Give them any excuse, the people in Köln (Cologne) love to party at any time. It’s a wonder but no surprise this is where I find some of the happiest people in the country. As the calendar flips to a new year, the time heralds the annual shenanigans of the Kölner Karneval. For residents and visitors, two of the best-known landmarks in the city are the Kölner Dom (Cologne Cathedral) and the Hohenzollernbrücke (Hohenzollern Bridge).
Above/featured: Dom und Baum (Cathedral and tree).
Colder weather in late-November marks the beginning of Christmas season with food, drink, lights, and frivolity. The festive markets in the Carnival City of Cologne are equally reflective of cheerful people and good times one expects to find on the river Rhein. Four of the city’s Christmas markets are located at the Cathedral, Old Market in the Old Town, at the New Market, and at Rudolph Square. What makes these four special are their descriptions: “Markt der Herzen” (market of hearts), “Heimat der Heinzel” (home of the elves), “Markt der Engel” (market of angels), and “Nikolausdorf” (St. Nicholas village) respectively. Under the glow of Christmas lights, I saw glimpses of big smiles, warm hearts and bellies, happy children, ladies dressed as angels, and the ubiquitous presence of a jolly rotund bearded man dressed in red.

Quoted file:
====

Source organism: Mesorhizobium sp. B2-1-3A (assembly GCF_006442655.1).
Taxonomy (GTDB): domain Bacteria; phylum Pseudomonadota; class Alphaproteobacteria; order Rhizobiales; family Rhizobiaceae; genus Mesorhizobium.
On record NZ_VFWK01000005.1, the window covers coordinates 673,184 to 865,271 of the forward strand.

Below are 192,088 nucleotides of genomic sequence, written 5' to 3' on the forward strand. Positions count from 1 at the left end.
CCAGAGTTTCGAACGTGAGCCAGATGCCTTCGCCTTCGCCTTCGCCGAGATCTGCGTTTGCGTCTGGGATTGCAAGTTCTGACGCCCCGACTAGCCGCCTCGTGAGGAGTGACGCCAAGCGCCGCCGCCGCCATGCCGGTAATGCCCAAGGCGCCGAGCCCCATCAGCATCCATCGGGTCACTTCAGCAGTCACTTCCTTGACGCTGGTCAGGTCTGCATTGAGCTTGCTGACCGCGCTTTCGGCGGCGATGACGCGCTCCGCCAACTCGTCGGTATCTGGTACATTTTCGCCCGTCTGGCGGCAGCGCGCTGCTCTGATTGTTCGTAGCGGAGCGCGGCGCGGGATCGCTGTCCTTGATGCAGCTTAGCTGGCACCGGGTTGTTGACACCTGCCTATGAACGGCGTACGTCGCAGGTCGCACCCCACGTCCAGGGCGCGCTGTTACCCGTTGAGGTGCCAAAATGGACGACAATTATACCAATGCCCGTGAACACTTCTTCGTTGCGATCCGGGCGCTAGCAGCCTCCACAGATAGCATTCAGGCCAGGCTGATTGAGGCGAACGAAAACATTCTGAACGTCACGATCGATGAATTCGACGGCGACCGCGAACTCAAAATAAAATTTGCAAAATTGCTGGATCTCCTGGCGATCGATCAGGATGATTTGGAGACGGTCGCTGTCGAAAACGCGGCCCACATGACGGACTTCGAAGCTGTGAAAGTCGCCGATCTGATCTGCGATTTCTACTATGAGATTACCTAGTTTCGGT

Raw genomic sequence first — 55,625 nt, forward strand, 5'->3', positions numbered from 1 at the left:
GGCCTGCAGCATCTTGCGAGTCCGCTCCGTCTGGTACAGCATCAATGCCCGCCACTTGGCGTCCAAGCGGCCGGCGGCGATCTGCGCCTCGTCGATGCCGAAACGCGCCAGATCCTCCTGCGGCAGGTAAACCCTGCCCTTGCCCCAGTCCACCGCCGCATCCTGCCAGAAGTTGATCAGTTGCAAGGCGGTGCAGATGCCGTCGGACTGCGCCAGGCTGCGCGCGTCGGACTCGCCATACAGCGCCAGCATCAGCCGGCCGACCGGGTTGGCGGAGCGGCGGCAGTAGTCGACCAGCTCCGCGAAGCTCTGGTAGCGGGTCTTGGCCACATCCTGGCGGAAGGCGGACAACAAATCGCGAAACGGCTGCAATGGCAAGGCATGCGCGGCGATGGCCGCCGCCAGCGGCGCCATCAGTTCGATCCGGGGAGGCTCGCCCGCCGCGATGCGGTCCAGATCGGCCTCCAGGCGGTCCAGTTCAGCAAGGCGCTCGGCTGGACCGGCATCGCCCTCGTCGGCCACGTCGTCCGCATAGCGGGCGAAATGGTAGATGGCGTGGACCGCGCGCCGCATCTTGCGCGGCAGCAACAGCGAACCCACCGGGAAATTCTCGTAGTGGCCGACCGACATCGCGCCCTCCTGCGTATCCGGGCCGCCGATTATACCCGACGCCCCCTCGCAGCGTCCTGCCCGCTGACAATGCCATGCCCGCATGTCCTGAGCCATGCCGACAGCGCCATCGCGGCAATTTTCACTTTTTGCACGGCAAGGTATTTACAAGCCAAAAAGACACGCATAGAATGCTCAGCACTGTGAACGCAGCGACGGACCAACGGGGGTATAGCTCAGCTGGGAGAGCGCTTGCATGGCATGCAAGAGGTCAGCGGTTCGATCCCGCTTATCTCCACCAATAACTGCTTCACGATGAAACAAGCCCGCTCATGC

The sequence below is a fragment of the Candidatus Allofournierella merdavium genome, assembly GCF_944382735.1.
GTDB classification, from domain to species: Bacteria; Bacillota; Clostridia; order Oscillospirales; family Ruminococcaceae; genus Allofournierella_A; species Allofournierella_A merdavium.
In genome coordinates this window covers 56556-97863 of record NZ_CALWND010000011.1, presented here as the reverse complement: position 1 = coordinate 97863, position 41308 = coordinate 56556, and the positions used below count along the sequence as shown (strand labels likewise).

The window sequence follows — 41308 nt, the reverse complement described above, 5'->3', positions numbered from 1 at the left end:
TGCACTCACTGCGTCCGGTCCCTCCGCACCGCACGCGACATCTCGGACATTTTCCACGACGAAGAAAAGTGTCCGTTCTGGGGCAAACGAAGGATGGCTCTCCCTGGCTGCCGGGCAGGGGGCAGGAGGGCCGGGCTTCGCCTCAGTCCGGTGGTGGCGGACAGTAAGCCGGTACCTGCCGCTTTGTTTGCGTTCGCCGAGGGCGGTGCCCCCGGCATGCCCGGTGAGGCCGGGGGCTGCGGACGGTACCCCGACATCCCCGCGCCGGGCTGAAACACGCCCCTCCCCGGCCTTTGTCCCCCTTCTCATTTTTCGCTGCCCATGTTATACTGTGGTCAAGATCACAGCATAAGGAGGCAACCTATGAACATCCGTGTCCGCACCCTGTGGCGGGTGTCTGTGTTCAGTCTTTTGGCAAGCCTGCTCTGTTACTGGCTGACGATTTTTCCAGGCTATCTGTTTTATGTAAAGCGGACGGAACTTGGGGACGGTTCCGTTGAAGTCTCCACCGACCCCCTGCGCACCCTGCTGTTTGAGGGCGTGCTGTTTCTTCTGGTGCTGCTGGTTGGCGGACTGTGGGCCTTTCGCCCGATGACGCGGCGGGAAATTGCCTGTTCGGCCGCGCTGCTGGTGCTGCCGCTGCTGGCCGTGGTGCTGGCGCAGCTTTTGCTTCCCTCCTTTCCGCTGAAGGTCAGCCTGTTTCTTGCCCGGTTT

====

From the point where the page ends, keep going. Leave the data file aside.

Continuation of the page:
These markets are in the city centre and easily accessible with KVB public transport. During my visits1, there is no admission charge to enter these markets. On multiple visits over the years, we’ve covered all three on foot in a single evening, requiring frequent stops for food among an unspecified number of Glühwein (mulled wine).
What if I’ve landed in Germany, and I wanted to find less-explored aspects in one of her cities? The word “gems” might be overused, but I’ve turned the word into a handy list of “G-E-M-S”, representing a Green space (Grünanlange), a place to Eat (Essen gehen), a Museum, and something a little out of the ordinary or a Special tip (Sondertipp).
They’re not only recommendations, but I’d like the interested reader to consider places where locals go to relax, eat, and enjoy themselves.
The present post is about the Carnival city of Cologne on the river Rhein.
Often, art occurs whenever and wherever you find it.
Whenever I’m in Cologne, Germany, I stop at the Museum Ludwig for their selection of contemporary art, including their Pablo Picasso collection which is the third largest in the world.
I’ve seen some fine examples and works, and perhaps, they provide the necessary inspiration and ingredient to move forward or onto a different course.
Symmetry, form, line, contrast
After a look at their collection of Andy Warhol and Roy Lichtenstein in the basement, I headed back up to the ground floor. Looking up, I realized there was lots of geometry in the floors above. Fortunately, the security guard was “cooperative”, and the composition kept its symmetry with the added bonus of a convergence point.
I think the fellow was curious about what I was photographing …